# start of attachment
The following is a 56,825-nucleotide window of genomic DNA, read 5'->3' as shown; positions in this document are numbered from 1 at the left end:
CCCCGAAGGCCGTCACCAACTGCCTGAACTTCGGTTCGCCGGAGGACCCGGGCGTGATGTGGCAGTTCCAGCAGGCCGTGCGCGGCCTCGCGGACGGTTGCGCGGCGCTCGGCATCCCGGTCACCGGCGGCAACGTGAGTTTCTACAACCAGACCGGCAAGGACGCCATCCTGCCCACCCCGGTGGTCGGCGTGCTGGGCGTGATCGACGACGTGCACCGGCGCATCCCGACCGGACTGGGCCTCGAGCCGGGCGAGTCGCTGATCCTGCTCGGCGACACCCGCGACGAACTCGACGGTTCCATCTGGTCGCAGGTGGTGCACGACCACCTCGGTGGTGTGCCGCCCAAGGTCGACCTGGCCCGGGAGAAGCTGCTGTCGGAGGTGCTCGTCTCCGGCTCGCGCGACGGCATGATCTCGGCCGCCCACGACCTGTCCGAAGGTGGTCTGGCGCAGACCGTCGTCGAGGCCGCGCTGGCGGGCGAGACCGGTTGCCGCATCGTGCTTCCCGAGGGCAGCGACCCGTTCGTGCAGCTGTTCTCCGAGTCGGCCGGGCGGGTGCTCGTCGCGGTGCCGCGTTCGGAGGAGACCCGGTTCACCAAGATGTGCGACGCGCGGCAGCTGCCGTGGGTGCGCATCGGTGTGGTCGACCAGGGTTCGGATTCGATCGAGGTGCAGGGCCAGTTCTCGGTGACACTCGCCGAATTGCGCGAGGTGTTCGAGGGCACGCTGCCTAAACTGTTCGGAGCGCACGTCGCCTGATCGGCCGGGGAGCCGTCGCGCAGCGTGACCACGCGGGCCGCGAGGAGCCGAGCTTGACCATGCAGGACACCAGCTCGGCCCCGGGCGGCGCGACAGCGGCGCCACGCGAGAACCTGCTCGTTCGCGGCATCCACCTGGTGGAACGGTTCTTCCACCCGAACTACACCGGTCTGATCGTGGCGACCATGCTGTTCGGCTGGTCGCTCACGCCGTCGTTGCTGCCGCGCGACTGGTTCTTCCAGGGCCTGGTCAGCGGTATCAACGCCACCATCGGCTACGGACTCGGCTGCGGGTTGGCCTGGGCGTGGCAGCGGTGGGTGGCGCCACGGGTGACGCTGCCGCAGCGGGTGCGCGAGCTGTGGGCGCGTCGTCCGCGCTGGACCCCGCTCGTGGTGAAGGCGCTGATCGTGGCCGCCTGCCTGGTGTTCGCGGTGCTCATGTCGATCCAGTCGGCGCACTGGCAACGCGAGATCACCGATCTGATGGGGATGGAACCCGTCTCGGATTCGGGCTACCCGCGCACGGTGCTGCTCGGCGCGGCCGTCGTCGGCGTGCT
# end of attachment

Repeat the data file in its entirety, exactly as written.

The following is a 56,825-nucleotide window of genomic DNA, read 5'->3' as shown; positions in this document are numbered from 1 at the left end:
CCCCGAAGGCCGTCACCAACTGCCTGAACTTCGGTTCGCCGGAGGACCCGGGCGTGATGTGGCAGTTCCAGCAGGCCGTGCGCGGCCTCGCGGACGGTTGCGCGGCGCTCGGCATCCCGGTCACCGGCGGCAACGTGAGTTTCTACAACCAGACCGGCAAGGACGCCATCCTGCCCACCCCGGTGGTCGGCGTGCTGGGCGTGATCGACGACGTGCACCGGCGCATCCCGACCGGACTGGGCCTCGAGCCGGGCGAGTCGCTGATCCTGCTCGGCGACACCCGCGACGAACTCGACGGTTCCATCTGGTCGCAGGTGGTGCACGACCACCTCGGTGGTGTGCCGCCCAAGGTCGACCTGGCCCGGGAGAAGCTGCTGTCGGAGGTGCTCGTCTCCGGCTCGCGCGACGGCATGATCTCGGCCGCCCACGACCTGTCCGAAGGTGGTCTGGCGCAGACCGTCGTCGAGGCCGCGCTGGCGGGCGAGACCGGTTGCCGCATCGTGCTTCCCGAGGGCAGCGACCCGTTCGTGCAGCTGTTCTCCGAGTCGGCCGGGCGGGTGCTCGTCGCGGTGCCGCGTTCGGAGGAGACCCGGTTCACCAAGATGTGCGACGCGCGGCAGCTGCCGTGGGTGCGCATCGGTGTGGTCGACCAGGGTTCGGATTCGATCGAGGTGCAGGGCCAGTTCTCGGTGACACTCGCCGAATTGCGCGAGGTGTTCGAGGGCACGCTGCCTAAACTGTTCGGAGCGCACGTCGCCTGATCGGCCGGGGAGCCGTCGCGCAGCGTGACCACGCGGGCCGCGAGGAGCCGAGCTTGACCATGCAGGACACCAGCTCGGCCCCGGGCGGCGCGACAGCGGCGCCACGCGAGAACCTGCTCGTTCGCGGCATCCACCTGGTGGAACGGTTCTTCCACCCGAACTACACCGGTCTGATCGTGGCGACCATGCTGTTCGGCTGGTCGCTCACGCCGTCGTTGCTGCCGCGCGACTGGTTCTTCCAGGGCCTGGTCAGCGGTATCAACGCCACCATCGGCTACGGACTCGGCTGCGGGTTGGCCTGGGCGTGGCAGCGGTGGGTGGCGCCACGGGTGACGCTGCCGCAGCGGGTGCGCGAGCTGTGGGCGCGTCGTCCGCGCTGGACCCCGCTCGTGGTGAAGGCGCTGATCGTGGCCGCCTGCCTGGTGTTCGCGGTGCTCATGTCGATCCAGTCGGCGCACTGGCAACGCGAGATCACCGATCTGATGGGGATGGAACCCGTCTCGGATTCGGGCTACCCGCGCACGGTGCTGCTCGGCGCGGCCGTCGTCGGCGTGCT